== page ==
MANILA, Philippines (AP) -- China's coast guard forcibly seized apparent Chinese rocket debris that was being towed by the Philippine navy, in the latest confrontation in the disputed South China Sea, a Philippine military commander said Monday.
The Chinese vessel twice blocked the Philippine naval boat before seizing the debris it was towing Sunday off Philippine-occupied Thitu island, Vice Admiral Alberto Carlos said. He said no one was injured in the incident.
China denied there was a forcible seizure and said the debris, which it confirmed was from a Chinese rocket launch, was handed over by Philippine forces after a "friendly consultation."
It was the latest flareup in long-seething territorial disputes in the strategic waterway involving China, the Philippines, Vietnam, Malaysia, Brunei and Taiwan.
Chinese coast guard ships have blocked Philippine supply boats delivering supplies to Filipino forces in the disputed waters in the past but seizing objects in the possession of another nation's military constitutes a more brazen act.
Carlos said the Filipino sailors, using a long-range camera on Thitu island, spotted the debris drifting in strong waves near a sandbar about 800 yards (540 meters) off shore. They set out on a boat and retrieved the floating object and started to tow it back to the island.
As they were traveling back to the island, "they noticed that a China coast guard vessel with bow number 5203 was approaching their location and subsequently blocked their pre-plotted course twice," Carlos said in a statement.
The Chinese coast guard vessel then deployed an inflatable boat with personnel who "forcefully retrieved said floating object by cutting the towing line" attached to the Filipino sailors' rubber boat. The sailors decided to return to their island, Carlos said, without detailing what happened.
Maj. Cherryl Tindog, spokesperson of the military's Western Command, said the floating metal object appeared similar to a number of other pieces of Chinese rocket debris recently found in Philippine waters. She added that the Filipino sailors did not resist the seizure.
"We practice maximum tolerance in such a situation," Tindog told reporters. "Since it involved an unidentified object and not a matter of life and death, our team just decided to return."
In Beijing, China's Foreign Ministry denied that the debris was seized forcibly.
"The Philippine side salvaged and towed the object first. After friendly consultation at the site, the Philippine side returned the object to China, and China expressed appreciation for that," ministry spokeswoman Mao Ning said. "There was no such thing as interception or forcible seizure at the scene."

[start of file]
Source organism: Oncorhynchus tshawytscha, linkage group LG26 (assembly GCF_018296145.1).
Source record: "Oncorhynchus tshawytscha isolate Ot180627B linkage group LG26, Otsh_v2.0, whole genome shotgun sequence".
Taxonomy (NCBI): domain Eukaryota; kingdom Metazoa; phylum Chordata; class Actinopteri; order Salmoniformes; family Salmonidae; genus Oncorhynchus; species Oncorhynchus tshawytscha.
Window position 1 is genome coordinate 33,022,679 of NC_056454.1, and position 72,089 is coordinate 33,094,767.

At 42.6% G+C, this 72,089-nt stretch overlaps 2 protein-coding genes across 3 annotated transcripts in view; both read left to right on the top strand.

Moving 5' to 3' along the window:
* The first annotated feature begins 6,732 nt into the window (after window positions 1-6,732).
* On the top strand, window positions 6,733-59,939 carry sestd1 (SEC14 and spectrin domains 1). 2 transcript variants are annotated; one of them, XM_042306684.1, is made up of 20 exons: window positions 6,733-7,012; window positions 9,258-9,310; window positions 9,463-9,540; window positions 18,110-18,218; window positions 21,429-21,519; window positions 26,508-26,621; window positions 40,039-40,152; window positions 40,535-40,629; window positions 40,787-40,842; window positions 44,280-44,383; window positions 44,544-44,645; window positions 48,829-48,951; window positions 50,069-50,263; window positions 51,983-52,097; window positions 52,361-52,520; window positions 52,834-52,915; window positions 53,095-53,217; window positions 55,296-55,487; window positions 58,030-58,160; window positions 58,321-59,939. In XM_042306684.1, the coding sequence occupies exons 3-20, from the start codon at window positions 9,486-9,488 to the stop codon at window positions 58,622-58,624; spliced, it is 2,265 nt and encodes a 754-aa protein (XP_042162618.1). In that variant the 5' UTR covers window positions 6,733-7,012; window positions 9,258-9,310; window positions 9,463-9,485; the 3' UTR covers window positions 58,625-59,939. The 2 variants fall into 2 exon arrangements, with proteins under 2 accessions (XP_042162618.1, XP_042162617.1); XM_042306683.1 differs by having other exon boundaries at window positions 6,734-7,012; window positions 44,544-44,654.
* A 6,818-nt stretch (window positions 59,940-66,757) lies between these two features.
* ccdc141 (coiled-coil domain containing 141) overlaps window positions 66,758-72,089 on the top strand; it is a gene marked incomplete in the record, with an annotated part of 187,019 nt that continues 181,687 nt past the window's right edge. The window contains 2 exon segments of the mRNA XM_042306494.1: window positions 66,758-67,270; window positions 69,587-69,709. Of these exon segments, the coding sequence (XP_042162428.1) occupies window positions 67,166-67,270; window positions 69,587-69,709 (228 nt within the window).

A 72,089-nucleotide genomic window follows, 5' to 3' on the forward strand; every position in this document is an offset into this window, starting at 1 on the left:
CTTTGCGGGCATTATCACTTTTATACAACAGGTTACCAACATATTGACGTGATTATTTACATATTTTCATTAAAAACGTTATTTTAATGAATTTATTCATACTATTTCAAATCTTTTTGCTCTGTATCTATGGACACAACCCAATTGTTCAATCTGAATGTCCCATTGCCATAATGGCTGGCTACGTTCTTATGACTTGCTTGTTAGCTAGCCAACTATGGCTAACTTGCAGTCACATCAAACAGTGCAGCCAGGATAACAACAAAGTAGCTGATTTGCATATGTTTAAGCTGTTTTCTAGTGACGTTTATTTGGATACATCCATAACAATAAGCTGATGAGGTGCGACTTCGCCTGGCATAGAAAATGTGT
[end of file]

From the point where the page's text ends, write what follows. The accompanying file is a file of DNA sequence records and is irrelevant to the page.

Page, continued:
Metal debris from Chinese rocket launches, some showing part of what appeared to be a Chinese flag, has been found in Philippine waters in at least three other instances.
Rockets launched from the Wenchang Space Launch Center on China's Hainan island in recent months have carried construction materials and supplies for China's crewed space station.
China has been criticized previously for allowing rocket stages to fall to Earth uncontrolled. The Philippine Space Agency earlier this month pressed for the Philippines to ratify U.N. treaties providing a basis for compensation for harm from other nations' space debris, and NASA accused Beijing last year of "failing to meet responsible standards regarding their space debris" after parts of a Chinese rocket landed in the Indian Ocean.
The Philippine government has filed many diplomatic protests against China over aggressive actions in the South China Sea but it did not immediately say what action it would take following Sunday's incident. The Department of Foreign Affairs in Manila would usually wait for an official investigation report before lodging a protest.
Thitu island, which Filipinos call Pag-asa, hosts a fishing community and Filipino forces and lies near Subi, one of seven disputed reefs in the offshore region that China has turned into missile-protected islands, including three with runways, which U.S. security officials say now resemble forward military bases.
The Philippines and other smaller claimant nations in the disputed region, backed by the United States and other Western countries, have strongly protested and raised alarm over China's increasingly aggressive actions in the busy waterway.
U.S. Vice President Kamala Harris, who is visiting Manila, was scheduled to fly to the western province of Palawan, which faces the South China Sea, on Tuesday to underscore American support to the Philippines and renew the U.S. commitment to defend its longtime treaty ally if Filipino forces, ships and aircraft come under attack in the disputed waters.